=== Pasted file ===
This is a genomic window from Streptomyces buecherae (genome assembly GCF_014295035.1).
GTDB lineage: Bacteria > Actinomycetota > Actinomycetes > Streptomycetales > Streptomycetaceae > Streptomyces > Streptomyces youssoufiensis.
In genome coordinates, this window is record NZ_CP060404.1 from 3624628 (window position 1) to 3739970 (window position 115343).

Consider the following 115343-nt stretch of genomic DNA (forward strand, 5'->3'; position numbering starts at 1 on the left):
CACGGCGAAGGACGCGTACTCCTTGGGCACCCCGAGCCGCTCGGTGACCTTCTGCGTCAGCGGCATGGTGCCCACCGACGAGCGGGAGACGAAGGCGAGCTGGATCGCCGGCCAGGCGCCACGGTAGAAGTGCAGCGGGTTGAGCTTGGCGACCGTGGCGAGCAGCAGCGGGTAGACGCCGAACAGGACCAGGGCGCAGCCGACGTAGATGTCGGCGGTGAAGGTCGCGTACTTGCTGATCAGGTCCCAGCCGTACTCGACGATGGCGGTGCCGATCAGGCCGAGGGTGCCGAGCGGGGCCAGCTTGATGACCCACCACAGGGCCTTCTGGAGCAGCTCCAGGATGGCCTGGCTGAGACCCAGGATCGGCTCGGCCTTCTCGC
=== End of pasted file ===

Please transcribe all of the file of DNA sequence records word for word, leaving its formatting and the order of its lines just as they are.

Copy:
This is a genomic window from Streptomyces buecherae (genome assembly GCF_014295035.1).
GTDB lineage: Bacteria > Actinomycetota > Actinomycetes > Streptomycetales > Streptomycetaceae > Streptomyces > Streptomyces youssoufiensis.
In genome coordinates, this window is record NZ_CP060404.1 from 3624628 (window position 1) to 3739970 (window position 115343).

Consider the following 115343-nt stretch of genomic DNA (forward strand, 5'->3'; position numbering starts at 1 on the left):
CACGGCGAAGGACGCGTACTCCTTGGGCACCCCGAGCCGCTCGGTGACCTTCTGCGTCAGCGGCATGGTGCCCACCGACGAGCGGGAGACGAAGGCGAGCTGGATCGCCGGCCAGGCGCCACGGTAGAAGTGCAGCGGGTTGAGCTTGGCGACCGTGGCGAGCAGCAGCGGGTAGACGCCGAACAGGACCAGGGCGCAGCCGACGTAGATGTCGGCGGTGAAGGTCGCGTACTTGCTGATCAGGTCCCAGCCGTACTCGACGATGGCGGTGCCGATCAGGCCGAGGGTGCCGAGCGGGGCCAGCTTGATGACCCACCACAGGGCCTTCTGGAGCAGCTCCAGGATGGCCTGGCTGAGACCCAGGATCGGCTCGGCCTTCTCGC